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The world is currently caught in the grip of a coronavirus – COVID-19 – which has infected hundreds of thousands of people, including thousands of Australians, across dozens of countries after originating in China late last year.
“Coronavirus” is a name given to a family of viruses, so named because it appears to have crownlike protrusions when viewed under a microscope (“corona” is Latin for “crown”).
This family of viruses includes the common cold, bronchitis, pneumonia and severe acute respiratory syndrome (SARS), according to the World Health Organisation (WHO).
The current outbreak, which has been named COVID-19 (coronavirus disease 2019), is a “novel” – or new – strain of the virus, thought to have been initially transmitted to humans from animals in Hubei Province, China.
The WHO has classified it as a pandemic.
The virus has significantly disrupted economies around the world, as countries introduce strict “social distancing” measures to try and curb its spread.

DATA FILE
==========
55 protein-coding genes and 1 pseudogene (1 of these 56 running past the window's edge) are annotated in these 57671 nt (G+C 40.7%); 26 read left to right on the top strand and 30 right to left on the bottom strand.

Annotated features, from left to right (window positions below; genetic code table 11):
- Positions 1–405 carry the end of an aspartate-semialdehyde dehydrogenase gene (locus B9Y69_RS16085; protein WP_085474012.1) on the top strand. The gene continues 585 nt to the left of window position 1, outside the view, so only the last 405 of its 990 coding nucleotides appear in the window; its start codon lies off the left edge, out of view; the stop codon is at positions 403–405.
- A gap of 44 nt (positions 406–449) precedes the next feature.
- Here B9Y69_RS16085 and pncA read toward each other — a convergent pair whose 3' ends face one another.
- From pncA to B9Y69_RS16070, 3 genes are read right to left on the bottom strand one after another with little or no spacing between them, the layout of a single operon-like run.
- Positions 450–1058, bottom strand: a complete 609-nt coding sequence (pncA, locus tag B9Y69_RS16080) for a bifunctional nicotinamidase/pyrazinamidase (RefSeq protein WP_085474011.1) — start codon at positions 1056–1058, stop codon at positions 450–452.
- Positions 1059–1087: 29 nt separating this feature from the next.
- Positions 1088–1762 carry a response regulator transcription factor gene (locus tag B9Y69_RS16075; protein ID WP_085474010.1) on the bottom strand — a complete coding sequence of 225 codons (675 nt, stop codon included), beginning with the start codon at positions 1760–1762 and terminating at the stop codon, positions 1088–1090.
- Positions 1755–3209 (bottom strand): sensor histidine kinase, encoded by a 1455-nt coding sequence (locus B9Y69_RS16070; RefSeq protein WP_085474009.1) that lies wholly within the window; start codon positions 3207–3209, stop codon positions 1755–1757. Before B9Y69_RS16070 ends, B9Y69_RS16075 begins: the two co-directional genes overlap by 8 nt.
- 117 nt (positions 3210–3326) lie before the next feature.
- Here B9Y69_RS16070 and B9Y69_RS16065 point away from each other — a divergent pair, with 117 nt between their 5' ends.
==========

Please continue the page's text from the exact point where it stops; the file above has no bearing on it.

Australians are now learning to live with a “new normal” of border closures, restrictions on movement, and impacts on social gatherings.
Symptoms of COVID-19 can vary depending on many factors. The Australian Department of Health states that symptoms can range from a mild illness,
which may include flu-like symptoms, to pneumonia (an infection of the lungs).
“Some people will recover easily, and others may get very sick very quickly,” it states.
“People with coronavirus may experience fever, flu-like symptoms such as coughing, sore throat and fatigue, and shortness of breath.”
However, people exhibiting those symptoms are being advised to use the government’s COVID-19 symptom checker before phoning your GP (do not visit without calling first) or the National Coronavirus Hotline on 1800 020 080.
The virus is thought to spread in the same way as the common cold does, although it is considered to be more contagious. The Department of Health states that the virus is most likely spread through:
Close contact with an infectious person
Contact with droplets from an infected person’s cough or sneeze
Touching objects or surfaces (like doorknobs or tables) that have cough or sneeze droplets from an infected person, and then touching your mouth or face
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Australian Government Department of Health Coronavirus (COVID-19) information
World Health Organisation’s COVID-19 situation map
World Health Organisation’s Coronavirus information
The Conversation: How do we detect if coronavirus is spreading in the community?